Explore Saturn's rings like never before with the highest-resolution color images ever taken by our Cassini mission.
September 09 | 2017
This image shows a portion of the inner-central part of the planet's B Ring and is a mosaic of two images that show a region that lies between 61,300 and 65,600 miles (98,600 and 105,500 km) from Saturn's center. This image is a natural color composite, created using images taken with red, green and blue spectral filters. The pale tan color is generally not perceptible with the naked eye in telescope views, especially given that Saturn has a similar hue. The material responsible for bestowing this color on the rings -- which are mostly water ice and would otherwise appear white -- is a matter of intense debate among ring scientists that will hopefully be settled by new in-situ observations before the end of Cassini's mission. Image Credit: NASA/JPL-Caltech/Space Science Institute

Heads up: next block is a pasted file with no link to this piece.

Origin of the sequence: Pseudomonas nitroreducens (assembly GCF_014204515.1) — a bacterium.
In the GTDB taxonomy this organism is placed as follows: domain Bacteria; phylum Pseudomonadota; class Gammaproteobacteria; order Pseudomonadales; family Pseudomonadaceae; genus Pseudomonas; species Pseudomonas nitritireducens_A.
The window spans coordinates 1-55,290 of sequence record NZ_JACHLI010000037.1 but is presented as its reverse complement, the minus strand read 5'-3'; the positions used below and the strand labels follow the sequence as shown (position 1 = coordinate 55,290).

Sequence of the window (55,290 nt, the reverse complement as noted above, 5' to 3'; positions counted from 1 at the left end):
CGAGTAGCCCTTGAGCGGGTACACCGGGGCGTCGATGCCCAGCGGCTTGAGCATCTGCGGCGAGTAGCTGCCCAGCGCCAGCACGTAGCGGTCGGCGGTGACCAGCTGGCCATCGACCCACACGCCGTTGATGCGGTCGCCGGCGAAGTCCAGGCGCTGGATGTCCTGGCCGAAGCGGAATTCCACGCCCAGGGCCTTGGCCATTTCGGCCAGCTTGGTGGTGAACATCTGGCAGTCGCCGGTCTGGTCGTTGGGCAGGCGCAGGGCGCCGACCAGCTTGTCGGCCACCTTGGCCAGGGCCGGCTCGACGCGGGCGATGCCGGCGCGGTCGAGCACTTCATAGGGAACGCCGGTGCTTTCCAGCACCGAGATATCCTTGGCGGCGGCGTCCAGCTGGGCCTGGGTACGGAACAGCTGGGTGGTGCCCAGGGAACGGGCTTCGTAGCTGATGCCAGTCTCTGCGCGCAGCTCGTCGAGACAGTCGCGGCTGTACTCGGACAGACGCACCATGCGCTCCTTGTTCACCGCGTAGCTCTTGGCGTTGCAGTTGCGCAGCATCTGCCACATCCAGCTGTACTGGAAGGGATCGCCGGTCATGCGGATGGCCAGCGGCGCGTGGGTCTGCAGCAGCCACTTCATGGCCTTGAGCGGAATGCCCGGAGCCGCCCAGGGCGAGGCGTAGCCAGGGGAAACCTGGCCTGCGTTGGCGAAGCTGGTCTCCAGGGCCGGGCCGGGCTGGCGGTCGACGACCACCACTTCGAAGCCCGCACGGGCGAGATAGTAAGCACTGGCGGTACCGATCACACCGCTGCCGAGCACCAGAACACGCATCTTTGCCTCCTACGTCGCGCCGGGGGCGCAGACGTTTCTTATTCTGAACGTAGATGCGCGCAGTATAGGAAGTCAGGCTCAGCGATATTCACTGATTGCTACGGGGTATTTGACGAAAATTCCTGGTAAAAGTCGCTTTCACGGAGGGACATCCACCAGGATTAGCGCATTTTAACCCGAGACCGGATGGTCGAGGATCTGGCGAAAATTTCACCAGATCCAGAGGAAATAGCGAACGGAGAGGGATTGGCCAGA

February 05 | 2018
Rhea is a heavily-cratered, airless world, while Titan’s nitrogen-rich atmosphere is even thicker than Earth’s. This natural color image was taken in visible light by the Cassini spacecraft on Nov. 19, 2009, at a distance of approximately 713,300 miles (1,148,000 kilometers) from Rhea. After a nearly 20-year mission that overflowed with discoveries, the Cassini spacecraft ended its mission on Sept. 15, 2017. Credit: NASA/JPL-Caltech/Space Science Institute